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19 Aug 2019

Creating a more spiritual path on the journey of ageing

Creating a more spiritual path on the journey of ageing  

Life, and therefore ageing, is comparable to a journey. Fundamentally, one we make on our own. Yet gaining insights from other people, cultures and even different times can make the process smoother and more engaging.

Ageing in not just a biological process — it is also very much a cultural one. The array of influences involved can have a bearing especially in places and spaces, where older people are venerated and treasured. Alternatively, in some cases, not.

Different cultures have their own attitudes and practices around ageing and including death. These have a huge impact on individual’s experiences of getting older. This is true of many Asian, Pacific, some European and even Native American culture. Some talk of the spirit world as being part of the afterlife. In reality, spiritual connections can be an important link to the present. Insights from other people, and times, can help define, and refine, your own orientation. Learning from people who have accumulated insight and experience, also known as wisdom, can be anything from merely interesting to significantly life changing.  

The power of spiritual influences

As people become more open minded to meaningful influences regardless of origin, cross cultural offerings can be ‘borrowed’ to add to one’s own repertoire of techniques, or thinking, aligned with ageing well. If nothing else, experiencing and exposing oneself to different ways of life and thought patterns can be a journey in itself.

Evidence supports the notion that people are not necessarily moving out of their comfort zone in embracing new and enriching experiences over more ascribed or traditional practices. Not that these are abandoned, rather they are undergoing a process of reflection and re-evaluation. In many Western cultures, including this country, those identifying themselves as being spiritual but not religious is rising.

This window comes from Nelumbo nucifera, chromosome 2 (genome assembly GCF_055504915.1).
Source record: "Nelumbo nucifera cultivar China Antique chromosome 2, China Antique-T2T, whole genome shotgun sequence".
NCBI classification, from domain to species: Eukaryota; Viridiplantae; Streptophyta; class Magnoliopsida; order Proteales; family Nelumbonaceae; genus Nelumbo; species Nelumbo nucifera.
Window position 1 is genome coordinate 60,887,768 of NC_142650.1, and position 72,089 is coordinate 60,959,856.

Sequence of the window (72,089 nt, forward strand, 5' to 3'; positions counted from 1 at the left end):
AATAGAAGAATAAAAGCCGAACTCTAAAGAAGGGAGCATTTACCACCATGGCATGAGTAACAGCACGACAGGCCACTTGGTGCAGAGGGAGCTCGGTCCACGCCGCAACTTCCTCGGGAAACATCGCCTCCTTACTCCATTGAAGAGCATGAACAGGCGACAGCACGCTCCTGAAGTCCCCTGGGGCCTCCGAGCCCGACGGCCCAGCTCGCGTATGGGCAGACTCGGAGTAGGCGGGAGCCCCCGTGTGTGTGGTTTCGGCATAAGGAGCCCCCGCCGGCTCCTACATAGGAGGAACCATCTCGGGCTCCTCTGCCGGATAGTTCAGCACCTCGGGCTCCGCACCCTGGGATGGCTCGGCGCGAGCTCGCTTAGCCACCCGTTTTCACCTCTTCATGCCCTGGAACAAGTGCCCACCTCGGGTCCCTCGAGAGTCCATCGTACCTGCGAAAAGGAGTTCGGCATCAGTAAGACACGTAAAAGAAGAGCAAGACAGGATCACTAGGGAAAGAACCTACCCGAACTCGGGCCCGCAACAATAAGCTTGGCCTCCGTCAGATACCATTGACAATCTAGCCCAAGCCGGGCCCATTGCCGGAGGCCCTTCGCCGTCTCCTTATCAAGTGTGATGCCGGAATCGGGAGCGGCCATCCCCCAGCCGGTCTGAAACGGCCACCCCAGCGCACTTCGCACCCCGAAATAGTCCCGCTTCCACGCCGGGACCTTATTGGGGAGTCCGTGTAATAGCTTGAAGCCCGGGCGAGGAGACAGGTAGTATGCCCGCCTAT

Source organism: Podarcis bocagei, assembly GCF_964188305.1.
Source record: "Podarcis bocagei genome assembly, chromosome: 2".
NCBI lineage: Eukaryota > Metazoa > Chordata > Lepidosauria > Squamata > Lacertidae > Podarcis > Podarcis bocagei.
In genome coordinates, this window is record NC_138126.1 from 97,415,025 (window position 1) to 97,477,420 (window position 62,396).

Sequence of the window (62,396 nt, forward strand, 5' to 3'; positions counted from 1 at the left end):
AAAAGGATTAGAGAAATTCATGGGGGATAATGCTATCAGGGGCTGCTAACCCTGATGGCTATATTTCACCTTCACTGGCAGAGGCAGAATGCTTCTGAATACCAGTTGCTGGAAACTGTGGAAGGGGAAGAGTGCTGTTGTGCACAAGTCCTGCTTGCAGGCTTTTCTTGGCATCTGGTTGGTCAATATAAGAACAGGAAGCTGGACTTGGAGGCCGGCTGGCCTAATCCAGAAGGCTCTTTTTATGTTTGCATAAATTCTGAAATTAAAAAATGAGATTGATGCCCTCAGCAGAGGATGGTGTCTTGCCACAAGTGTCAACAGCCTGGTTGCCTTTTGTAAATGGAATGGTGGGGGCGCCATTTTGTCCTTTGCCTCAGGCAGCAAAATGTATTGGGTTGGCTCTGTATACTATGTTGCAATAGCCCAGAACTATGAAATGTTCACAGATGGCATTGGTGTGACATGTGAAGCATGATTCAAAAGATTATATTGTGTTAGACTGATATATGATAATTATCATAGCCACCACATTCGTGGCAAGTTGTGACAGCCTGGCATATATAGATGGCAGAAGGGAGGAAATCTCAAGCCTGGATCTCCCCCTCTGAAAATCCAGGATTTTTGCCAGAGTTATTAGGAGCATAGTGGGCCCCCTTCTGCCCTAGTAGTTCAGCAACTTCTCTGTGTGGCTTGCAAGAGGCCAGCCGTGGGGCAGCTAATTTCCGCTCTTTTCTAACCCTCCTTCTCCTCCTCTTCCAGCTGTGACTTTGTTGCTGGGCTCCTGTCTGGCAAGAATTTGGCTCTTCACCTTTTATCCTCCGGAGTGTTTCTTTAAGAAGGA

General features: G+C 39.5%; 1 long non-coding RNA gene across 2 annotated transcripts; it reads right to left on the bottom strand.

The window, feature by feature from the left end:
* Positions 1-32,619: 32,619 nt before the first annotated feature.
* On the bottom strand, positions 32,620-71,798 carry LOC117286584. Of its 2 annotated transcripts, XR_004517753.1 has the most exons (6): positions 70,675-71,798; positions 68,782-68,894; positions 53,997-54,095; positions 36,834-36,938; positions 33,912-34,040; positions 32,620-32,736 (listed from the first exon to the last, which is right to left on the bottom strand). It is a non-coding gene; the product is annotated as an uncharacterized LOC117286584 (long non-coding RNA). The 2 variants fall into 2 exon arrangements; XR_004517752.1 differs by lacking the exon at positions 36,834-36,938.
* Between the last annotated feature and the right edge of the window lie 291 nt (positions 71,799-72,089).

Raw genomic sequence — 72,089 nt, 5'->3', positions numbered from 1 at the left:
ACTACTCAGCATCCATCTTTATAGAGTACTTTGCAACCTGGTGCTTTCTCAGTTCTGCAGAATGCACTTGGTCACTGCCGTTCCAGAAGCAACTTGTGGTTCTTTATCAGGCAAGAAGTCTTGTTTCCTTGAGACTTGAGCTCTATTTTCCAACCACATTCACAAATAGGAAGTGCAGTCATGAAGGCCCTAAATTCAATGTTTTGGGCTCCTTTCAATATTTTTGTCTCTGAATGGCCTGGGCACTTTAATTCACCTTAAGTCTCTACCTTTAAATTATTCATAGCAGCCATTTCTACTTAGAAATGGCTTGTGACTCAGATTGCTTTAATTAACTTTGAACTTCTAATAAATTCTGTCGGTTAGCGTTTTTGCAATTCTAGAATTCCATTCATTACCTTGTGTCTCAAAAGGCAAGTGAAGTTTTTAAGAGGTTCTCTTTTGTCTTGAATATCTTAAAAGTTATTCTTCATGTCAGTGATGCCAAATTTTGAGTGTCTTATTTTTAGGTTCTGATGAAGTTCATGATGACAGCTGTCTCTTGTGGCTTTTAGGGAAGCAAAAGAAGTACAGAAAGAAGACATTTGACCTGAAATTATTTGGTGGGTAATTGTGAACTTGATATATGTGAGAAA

New Zealand is fortunate to have the rich traditions of Maori and Pacific Island cultures that value the input, and importance, of older people. They have an acceptance of how spirituality is a natural and important part of life. Along with these spheres of influence, New Zealand is now home to over 213 different ethnic groups with worldviews that will further enrich ageing and wellbeing.

Practical pathways to wellbeing

The Selwyn Institute, in association with the University of Auckland and Mercy Hospice, recently hosted a series of presentations by Professor Holly Nelson-Becker. She is an acknowledged expert in social gerontology and a Hartford Faculty Scholar in Geriatric Social Work.

Her work includes investigating the pathways to resilience and well-being in older adults. She has explored spirituality, end-of-life, and diverse cultural expressions related to social care including loss, grief and the quality of dying.


Her definitive work, Spirituality, Religion and Aging, published in 2017, is an in-depth analysis of various theories, narratives, faiths, religions and their characteristics and practical implications for those who are ageing.

“Since we live in a world that includes many religious as well as non-religious spiritual beliefs translated through culture, we need to discern the information that may be valuable to better serve client needs. To what essential information might we be blind through our unexamined biases and how can we prepare ourselves to be resources in the difficult moments when suffering and pain are present,” she states.

Adding to the picture, speakers from Aotearoa New Zealand shared local perspectives of Hauora/Wellbeing, Wairua/Spirituality and End of Life Preparation. With a view of how these constructs, connect with other worldviews or beliefs.  

A growing number of academics and professionals in Aotearoa/New Zealand have actively explored, and established, the connection these have to the country’s spiritual influences. These have included research, knowledge and information sharing, thought leadership, issue management and development of policy parameters.

While New Zealand has the opportunity to learn from others’ the country already has acknowledged spirituality as part of integrated health and well-being regimens in some areas. Māori, Pacific and many religious NGOs implicitly, and sometimes explicitly, acknowledge and operationalize spirituality in their work.

There is an ever-increasing number of ‘dots’ that exist that over time can be connected. Developing national guidelines focused on spirituality is one part of the agenda that is gaining momentum. The visit by Professor Holly Nelson-Becker advances the cause.

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